As water runs out in California, commission rejects $1.4 billion desalination plant

Eleven members of the California Coastal Commission voted against the facility, which water treatment developer Poseidon Water has been trying to build for decades.

Poseidon said the plant would be able to produce up to 50 million gallons of drinking water per day, helping to make the region more drought resistant.

The commission, which is tasked with ‘protecting and enhancing’ the state’s vast coastline, heard public comment on the project throughout Thursday, with a majority of speakers attending. are opposed. Others who worried about a lack of water resources in the future argued that, where possible, additional water resources should be developed.

Poseidon released a statement after the vote thanking Governor Gavin Newsom for his support and reiterating his belief that the plant would be an important tool in maintaining the state’s water supply.

“It wasn’t the decision we were hoping for today,” said Poseidon communications director Jessica Jones. “California continues to face a distressing drought with no end in sight. … Every day we see new calls for conservation as reservoir levels drop to dangerous levels. We strongly believe that this proposed Desalination would have created a long-lasting drought tolerant water source for Orange County, just as it has for San Diego County.”

But opponents of desalination argue that cheaper and less harmful conservation tactics should be the first resort.

The commission is appointed or selected by state legislators and the governor. Ahead of the vote, its staff spoke out against the facility, pointing in part to desalination’s incredible energy consumption, its impacts on marine life, projected sea level rise and the cost of water. resulting water itself, with this cost passed on to customers. .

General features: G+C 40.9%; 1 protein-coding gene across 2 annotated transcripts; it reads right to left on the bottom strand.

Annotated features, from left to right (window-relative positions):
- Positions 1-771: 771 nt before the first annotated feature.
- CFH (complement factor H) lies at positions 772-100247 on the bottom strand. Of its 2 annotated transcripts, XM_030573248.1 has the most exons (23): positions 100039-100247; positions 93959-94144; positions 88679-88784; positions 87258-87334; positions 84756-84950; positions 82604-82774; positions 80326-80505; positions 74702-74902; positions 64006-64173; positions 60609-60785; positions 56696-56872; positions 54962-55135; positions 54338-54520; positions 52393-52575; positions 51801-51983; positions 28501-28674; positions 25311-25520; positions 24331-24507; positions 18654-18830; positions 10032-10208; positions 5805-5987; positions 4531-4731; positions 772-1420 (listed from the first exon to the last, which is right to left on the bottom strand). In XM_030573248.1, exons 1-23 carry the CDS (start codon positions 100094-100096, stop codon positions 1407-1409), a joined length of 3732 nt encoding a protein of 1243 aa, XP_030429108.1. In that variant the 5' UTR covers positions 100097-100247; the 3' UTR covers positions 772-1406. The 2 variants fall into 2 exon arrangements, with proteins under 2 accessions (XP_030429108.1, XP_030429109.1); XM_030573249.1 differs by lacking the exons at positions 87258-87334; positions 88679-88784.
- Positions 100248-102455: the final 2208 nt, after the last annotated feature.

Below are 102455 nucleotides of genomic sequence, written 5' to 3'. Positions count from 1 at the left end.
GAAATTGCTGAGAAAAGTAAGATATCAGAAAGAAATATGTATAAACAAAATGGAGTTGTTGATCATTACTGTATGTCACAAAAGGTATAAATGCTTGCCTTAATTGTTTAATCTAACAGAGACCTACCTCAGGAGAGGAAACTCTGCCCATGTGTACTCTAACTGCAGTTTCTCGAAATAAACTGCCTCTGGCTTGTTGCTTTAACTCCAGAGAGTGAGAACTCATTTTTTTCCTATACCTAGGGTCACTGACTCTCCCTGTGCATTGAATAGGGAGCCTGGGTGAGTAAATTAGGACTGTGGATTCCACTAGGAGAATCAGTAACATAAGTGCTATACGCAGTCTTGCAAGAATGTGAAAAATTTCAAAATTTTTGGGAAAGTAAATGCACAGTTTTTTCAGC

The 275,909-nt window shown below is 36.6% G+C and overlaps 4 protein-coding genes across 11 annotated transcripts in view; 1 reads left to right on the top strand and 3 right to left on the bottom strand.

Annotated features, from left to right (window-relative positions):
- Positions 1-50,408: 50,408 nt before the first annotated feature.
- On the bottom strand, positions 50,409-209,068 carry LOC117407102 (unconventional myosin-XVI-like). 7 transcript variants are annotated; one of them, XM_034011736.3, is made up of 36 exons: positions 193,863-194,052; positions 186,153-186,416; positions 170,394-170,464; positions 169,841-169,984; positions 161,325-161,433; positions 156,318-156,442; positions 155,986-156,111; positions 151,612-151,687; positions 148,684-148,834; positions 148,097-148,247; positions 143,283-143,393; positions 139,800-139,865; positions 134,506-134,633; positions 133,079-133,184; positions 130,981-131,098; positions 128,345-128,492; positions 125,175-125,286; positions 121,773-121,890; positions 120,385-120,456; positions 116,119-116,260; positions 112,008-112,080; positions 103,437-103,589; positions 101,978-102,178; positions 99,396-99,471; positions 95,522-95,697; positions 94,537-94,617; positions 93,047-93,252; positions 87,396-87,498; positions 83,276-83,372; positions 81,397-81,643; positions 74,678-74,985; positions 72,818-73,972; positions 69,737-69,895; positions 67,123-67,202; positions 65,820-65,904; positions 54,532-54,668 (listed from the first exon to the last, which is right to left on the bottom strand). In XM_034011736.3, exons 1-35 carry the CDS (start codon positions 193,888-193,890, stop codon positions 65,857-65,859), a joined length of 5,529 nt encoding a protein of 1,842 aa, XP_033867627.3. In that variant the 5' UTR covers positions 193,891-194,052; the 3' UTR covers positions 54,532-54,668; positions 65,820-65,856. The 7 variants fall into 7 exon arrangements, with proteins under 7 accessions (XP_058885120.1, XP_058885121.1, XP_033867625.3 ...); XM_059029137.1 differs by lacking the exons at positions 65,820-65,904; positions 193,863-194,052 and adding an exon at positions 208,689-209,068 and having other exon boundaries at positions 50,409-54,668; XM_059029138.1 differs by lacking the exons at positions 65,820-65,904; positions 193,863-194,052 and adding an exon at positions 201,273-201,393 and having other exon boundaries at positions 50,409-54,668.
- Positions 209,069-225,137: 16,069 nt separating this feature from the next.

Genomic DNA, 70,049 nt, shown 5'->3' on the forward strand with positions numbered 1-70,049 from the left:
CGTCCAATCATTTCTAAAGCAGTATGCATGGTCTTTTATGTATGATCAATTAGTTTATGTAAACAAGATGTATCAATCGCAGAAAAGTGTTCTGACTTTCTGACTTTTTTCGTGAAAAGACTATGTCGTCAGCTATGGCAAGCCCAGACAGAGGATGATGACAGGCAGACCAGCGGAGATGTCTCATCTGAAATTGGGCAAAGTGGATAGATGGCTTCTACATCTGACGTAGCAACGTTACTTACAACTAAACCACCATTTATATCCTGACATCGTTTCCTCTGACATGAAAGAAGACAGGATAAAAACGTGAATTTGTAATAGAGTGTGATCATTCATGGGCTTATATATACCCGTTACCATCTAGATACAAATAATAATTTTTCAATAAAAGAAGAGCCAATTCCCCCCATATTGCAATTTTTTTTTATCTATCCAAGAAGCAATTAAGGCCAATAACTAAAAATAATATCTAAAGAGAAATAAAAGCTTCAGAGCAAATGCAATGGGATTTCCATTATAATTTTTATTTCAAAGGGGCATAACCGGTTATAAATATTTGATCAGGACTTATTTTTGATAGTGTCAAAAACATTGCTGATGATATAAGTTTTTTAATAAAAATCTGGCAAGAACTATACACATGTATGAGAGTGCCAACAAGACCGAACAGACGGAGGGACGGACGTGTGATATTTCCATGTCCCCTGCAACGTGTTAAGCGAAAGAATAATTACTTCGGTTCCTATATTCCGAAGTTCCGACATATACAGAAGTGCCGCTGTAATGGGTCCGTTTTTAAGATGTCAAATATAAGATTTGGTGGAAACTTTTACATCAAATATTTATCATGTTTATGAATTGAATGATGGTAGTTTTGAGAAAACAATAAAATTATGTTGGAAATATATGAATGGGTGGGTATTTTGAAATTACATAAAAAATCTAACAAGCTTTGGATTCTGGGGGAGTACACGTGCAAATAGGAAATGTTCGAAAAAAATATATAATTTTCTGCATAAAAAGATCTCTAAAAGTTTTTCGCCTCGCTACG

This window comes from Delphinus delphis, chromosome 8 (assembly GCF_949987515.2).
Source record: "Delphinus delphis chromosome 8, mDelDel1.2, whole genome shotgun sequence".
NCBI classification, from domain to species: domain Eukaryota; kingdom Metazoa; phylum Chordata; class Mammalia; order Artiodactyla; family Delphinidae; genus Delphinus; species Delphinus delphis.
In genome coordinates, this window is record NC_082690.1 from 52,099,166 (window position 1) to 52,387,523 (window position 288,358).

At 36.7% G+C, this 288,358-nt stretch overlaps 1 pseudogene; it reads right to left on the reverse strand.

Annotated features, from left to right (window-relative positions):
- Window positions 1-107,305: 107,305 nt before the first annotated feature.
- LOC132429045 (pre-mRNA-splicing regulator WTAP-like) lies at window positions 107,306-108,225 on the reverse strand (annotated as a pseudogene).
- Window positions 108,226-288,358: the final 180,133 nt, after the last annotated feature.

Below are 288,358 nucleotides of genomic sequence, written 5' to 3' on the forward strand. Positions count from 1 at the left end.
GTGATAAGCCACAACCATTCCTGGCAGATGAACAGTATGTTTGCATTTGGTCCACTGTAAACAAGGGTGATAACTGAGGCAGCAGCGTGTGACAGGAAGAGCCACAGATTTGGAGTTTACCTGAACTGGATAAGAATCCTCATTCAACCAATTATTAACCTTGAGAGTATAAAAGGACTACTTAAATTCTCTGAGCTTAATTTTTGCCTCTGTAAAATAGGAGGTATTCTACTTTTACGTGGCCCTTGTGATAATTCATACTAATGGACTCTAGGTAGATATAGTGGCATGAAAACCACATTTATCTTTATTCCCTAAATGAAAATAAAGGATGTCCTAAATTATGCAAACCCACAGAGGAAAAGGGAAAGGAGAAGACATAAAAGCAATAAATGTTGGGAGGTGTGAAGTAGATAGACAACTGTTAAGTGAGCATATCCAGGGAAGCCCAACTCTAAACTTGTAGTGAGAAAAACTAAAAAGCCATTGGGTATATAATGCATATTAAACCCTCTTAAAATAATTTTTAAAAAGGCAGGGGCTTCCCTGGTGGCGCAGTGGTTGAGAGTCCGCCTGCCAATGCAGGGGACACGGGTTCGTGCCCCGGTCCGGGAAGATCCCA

Commission staff acknowledged in the report that its findings do not mean the project is “unapprovable”, nor that it is completely against desalination, writing: “Staff recognize the need to develop new sources of reliable water supply in Southern California, and believes that well-planned and well-located desalination facilities will likely play a role in providing those supplies.”

Desalination works by separating water molecules from salty seawater through reverse osmosis. The remaining high salinity brine is returned to the ocean.

A plant of this scale – the Claude “Bud” Lewis Carlsbad Desalination Plant in San Diego County – is already in operation. Poseidon began operating this facility in late 2015, selling all of its production to the San Diego County Water Authority under a 30-year contract.

Scientists reported earlier this year that the West’s current mega-drought is the worst in at least 1,200 years. Southern Californians are already experiencing unprecedented water restrictions ahead of summer.

Newsom expressed support for the plant’s construction, noting California’s prolonged droughts and difficult water supply. He recently told the Bay Area News Group editorial board, “What more do you need to prove that you need more tools in the toolkit than what we have known? Seven of the past 10 years have had severe droughts.

But those who oppose the desalination plant argue that there are other ways to tackle the drought.

California's two largest reservoirs are already at 'extremely low levels' and the dry season is just beginning

On its website dedicated to fighting the Huntington Beach plant, the non-profit Surfrider Foundation says the water the project would provide is not needed, calling the potential plant a “waste of money”. .

In fact, research by the Pacific Institute, a water-focused think tank, found that California could dramatically reduce its urban water use by 30-48% with existing and advanced technologies. In its recent report, the institute argued that “opportunities for water efficiency can be found statewide, but are highest in the South Coast hydrologic region.” He pointed to solutions that cost very little compared to desalination, including increasing wastewater recycling and stormwater capture – with around two-thirds of the region’s potential water savings coming from the residential sector. .

“Seawater desalination is one of the most expensive water supply options,” Heather Cooley, research director at the Pacific Institute, told CNN. “From a cost perspective, from an environmental perspective, from an energy perspective, doing those other alternatives first makes the most sense for California.”

CNN’s Taylor Romine contributed to this report.

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